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How and Why Good People Make Bad Choices

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Loyola University

How and Why Good People Make Bad Choices

Jennifer Everett

Business Ethics & Corporate Social Responsibility

Fall 2018

30 September 2018

How and Why Good People Make Bad Choices

        Every minute of every day, whether big or small, we are faced with choices that determine the direction of where we will end up in life. Many of us probably don’t understand or realize what contributes to the decisions we make and how and why it affects us and others around us. One might consider himself to be a genuine and frequently good person but, when faced with a difficult decision, might make a choice that ultimately leads to negative repercussions. It is because of the lack of knowledge on how and why people make bad choices that authors have written books and articles about how to improve ourselves when it comes to decision-making in the future.

        Our book Managing Business Ethics, by Linda Trevino and Katherine Nelson, states “one important explanation for both ethical judgement and action based on individual characteristics comes from the moral reasoning research of Lawrence Kohlberg.” Kohlberg developed a cognitive moral development theory that suggests that moral reasoning develops successively through three broad levels. Each level includes a different stage of reasoning, and the higher the level, more ethical decisions are made. He argues that cognitive development can occur from practice, but mostly occurs through contact with peers and life situations that challenge individuals’ way of thinking. Kohlberg also argues that, the actual decision is less important than the reasoning process used to come up with the final decision. Charles Van Doren in the movie Quiz Show, clearly was in stage one, preconventional, because he made a decision thinking about himself. When Charles was asked the winning question, he knew the question sounded oddly familiar, yet he answered it anyway. He acted in self-interest and knew that by winning this show, he was proudly representing his Dad’s name, and winning money.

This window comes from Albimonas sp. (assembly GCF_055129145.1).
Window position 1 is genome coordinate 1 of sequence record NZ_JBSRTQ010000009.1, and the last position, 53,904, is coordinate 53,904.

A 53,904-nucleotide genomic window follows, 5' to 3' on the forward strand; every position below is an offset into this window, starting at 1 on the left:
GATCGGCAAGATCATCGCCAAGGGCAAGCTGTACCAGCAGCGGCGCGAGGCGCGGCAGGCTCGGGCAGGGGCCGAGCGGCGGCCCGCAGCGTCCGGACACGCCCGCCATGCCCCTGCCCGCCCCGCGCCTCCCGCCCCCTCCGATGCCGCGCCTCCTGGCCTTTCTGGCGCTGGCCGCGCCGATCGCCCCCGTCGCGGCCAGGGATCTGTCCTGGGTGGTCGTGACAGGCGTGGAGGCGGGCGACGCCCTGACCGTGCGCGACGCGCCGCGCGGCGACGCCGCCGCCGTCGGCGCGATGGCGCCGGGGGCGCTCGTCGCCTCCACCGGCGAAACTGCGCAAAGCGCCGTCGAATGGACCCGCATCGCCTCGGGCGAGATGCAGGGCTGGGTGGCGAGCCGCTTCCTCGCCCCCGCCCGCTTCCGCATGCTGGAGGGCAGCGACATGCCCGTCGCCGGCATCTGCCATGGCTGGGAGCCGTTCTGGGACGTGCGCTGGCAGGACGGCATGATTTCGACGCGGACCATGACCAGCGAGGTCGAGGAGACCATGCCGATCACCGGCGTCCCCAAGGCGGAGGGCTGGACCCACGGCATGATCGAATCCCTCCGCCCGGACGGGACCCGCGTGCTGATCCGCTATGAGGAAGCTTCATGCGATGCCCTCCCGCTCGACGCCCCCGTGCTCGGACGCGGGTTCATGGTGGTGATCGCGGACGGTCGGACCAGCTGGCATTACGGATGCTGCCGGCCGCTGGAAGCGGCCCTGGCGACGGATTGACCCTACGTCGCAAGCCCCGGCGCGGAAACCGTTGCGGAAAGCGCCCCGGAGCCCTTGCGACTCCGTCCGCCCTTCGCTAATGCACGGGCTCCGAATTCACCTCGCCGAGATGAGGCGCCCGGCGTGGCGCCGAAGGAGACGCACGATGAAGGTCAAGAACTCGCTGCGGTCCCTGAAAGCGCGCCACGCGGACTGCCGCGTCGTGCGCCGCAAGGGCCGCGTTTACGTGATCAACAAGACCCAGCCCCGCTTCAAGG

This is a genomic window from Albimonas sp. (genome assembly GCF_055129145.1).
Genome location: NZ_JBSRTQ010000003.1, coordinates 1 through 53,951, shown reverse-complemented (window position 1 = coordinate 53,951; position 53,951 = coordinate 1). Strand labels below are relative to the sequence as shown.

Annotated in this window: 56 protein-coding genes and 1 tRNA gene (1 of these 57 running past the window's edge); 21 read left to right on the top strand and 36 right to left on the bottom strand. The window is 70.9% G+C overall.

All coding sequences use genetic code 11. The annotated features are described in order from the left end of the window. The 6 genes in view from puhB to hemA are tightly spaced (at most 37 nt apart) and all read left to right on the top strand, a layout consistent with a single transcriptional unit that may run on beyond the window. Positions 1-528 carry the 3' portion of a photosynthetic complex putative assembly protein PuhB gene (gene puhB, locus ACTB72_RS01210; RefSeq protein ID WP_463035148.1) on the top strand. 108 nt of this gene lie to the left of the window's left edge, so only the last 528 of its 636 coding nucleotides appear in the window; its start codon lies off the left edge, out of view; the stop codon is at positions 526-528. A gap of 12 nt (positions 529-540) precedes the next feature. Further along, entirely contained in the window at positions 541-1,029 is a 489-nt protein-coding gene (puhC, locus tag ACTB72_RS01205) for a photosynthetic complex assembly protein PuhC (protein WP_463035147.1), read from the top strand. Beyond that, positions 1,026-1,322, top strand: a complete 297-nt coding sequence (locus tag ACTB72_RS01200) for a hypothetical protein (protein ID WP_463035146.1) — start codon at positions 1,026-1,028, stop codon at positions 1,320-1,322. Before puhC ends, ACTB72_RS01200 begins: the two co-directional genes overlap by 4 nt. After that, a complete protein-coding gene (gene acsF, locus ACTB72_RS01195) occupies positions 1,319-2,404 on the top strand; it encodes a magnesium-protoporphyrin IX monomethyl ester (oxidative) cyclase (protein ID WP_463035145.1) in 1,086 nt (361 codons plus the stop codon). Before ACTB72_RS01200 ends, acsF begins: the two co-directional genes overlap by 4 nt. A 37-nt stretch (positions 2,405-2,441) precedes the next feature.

Another reason why good people can make bad decisions is through moral disengagement. The idea behind moral disengagement is that we all have an internalized standards of good and bad conduct and we judge our behavior against those standards. Through moral disengagement, when individuals make a decision, they have the ability to separate from their standards and participate in unethical behavior without feeling bad about it. Charles continued to make unethical decisions by meeting with his managers and reviewing the questions and answers that were going to be asked. At one point he asked his manager to stop giving him the answers to the questions and allow him to research the answers on his own. For Charles, by asking his manger to stop giving the answers, he justified he was not cheating and was playing fairly. Charles disengaged with his own sets of standards and made an unethical decision without feeling bad about it. Another example of moral disengagement is with the Pinto Fires Case located in Managing Business Ethics. Gioia states “I would argue that the complexity and intensity of the recall coordinator’s job required that I develop cognitive strategies for simplifying the overwhelming amount of information…The best way to do that is to structure the information into cognitive “schemas” that guide understanding and action when facing common or repetitive situations.” When Gioia was faced with the Pinto explosions, he justified the accidents as situations that did not fit his original cognitive “schemas.” Gioia was able to morally disengage from his normal cognitive strategies and make a decision that was ultimately an unethical decision.

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